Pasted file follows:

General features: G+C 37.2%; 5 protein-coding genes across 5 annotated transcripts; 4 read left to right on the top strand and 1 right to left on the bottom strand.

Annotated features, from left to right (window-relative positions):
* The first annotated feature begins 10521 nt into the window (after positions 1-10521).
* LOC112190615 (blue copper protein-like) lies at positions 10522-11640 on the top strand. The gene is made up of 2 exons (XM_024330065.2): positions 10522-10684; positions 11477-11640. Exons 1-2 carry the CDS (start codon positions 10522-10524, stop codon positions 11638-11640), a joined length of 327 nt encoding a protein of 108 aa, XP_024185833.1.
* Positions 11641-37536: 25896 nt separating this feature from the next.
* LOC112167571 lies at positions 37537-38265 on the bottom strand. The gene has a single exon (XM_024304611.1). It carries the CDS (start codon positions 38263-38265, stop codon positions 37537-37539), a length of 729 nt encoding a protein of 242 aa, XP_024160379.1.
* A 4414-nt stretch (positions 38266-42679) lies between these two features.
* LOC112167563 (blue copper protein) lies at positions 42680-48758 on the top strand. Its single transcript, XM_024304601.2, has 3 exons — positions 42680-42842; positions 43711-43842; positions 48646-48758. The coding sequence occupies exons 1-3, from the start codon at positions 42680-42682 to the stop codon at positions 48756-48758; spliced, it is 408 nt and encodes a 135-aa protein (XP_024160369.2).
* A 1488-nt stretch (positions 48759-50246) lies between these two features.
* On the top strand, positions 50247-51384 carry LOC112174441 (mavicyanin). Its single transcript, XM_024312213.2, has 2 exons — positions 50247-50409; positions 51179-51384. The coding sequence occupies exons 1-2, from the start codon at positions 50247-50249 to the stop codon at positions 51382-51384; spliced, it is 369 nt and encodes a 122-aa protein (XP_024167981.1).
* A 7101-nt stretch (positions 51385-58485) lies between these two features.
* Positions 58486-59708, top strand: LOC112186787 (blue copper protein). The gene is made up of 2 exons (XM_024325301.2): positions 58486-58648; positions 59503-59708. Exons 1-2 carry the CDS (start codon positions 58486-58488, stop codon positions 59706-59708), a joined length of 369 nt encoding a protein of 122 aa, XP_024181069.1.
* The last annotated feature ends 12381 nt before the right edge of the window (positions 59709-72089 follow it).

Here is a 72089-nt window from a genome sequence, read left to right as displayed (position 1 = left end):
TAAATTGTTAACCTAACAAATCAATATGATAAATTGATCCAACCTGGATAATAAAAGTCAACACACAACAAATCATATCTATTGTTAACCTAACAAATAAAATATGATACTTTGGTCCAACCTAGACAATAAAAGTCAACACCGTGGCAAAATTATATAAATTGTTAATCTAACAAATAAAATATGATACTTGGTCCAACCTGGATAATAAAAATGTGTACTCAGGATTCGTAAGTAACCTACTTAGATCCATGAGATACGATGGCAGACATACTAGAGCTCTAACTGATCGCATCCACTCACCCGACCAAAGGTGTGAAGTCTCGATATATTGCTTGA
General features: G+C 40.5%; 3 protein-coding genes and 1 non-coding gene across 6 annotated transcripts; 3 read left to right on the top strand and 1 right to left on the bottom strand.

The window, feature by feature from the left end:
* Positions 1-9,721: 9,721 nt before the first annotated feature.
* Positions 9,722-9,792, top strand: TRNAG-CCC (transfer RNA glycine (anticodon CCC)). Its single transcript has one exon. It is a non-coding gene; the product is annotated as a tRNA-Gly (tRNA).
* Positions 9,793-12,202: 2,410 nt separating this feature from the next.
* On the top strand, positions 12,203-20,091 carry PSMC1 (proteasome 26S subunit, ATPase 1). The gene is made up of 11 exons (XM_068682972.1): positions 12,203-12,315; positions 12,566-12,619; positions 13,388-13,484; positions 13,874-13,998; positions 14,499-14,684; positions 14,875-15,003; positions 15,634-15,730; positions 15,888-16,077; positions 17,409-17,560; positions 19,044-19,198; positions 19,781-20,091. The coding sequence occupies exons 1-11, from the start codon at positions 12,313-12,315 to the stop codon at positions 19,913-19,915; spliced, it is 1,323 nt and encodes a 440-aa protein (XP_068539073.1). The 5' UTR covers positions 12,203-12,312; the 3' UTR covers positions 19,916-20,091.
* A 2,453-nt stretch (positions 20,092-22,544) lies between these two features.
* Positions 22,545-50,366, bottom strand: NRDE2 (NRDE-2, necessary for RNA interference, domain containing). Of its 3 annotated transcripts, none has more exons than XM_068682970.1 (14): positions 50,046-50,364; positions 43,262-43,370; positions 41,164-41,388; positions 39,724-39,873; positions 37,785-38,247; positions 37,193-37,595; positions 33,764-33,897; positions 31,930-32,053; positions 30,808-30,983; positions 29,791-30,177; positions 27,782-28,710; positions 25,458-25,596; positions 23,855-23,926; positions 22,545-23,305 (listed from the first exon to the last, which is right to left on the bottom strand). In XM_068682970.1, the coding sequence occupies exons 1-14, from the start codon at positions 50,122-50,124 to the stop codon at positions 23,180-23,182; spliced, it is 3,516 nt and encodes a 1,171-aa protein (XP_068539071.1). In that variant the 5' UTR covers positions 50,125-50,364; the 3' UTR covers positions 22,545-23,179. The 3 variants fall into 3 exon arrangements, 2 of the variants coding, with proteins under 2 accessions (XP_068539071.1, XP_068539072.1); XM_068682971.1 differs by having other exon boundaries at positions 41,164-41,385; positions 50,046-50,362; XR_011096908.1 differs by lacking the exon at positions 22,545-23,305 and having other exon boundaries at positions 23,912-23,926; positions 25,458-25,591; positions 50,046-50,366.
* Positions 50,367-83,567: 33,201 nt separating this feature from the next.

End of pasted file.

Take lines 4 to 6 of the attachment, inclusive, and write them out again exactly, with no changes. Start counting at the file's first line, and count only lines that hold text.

* LOC112190615 (blue copper protein-like) lies at positions 10522-11640 on the top strand. The gene is made up of 2 exons (XM_024330065.2): positions 10522-10684; positions 11477-11640. Exons 1-2 carry the CDS (start codon positions 10522-10524, stop codon positions 11638-11640), a joined length of 327 nt encoding a protein of 108 aa, XP_024185833.1.
* Positions 11641-37536: 25896 nt separating this feature from the next.
* LOC112167571 lies at positions 37537-38265 on the bottom strand. The gene has a single exon (XM_024304611.1). It carries the CDS (start codon positions 38263-38265, stop codon positions 37537-37539), a length of 729 nt encoding a protein of 242 aa, XP_024160379.1.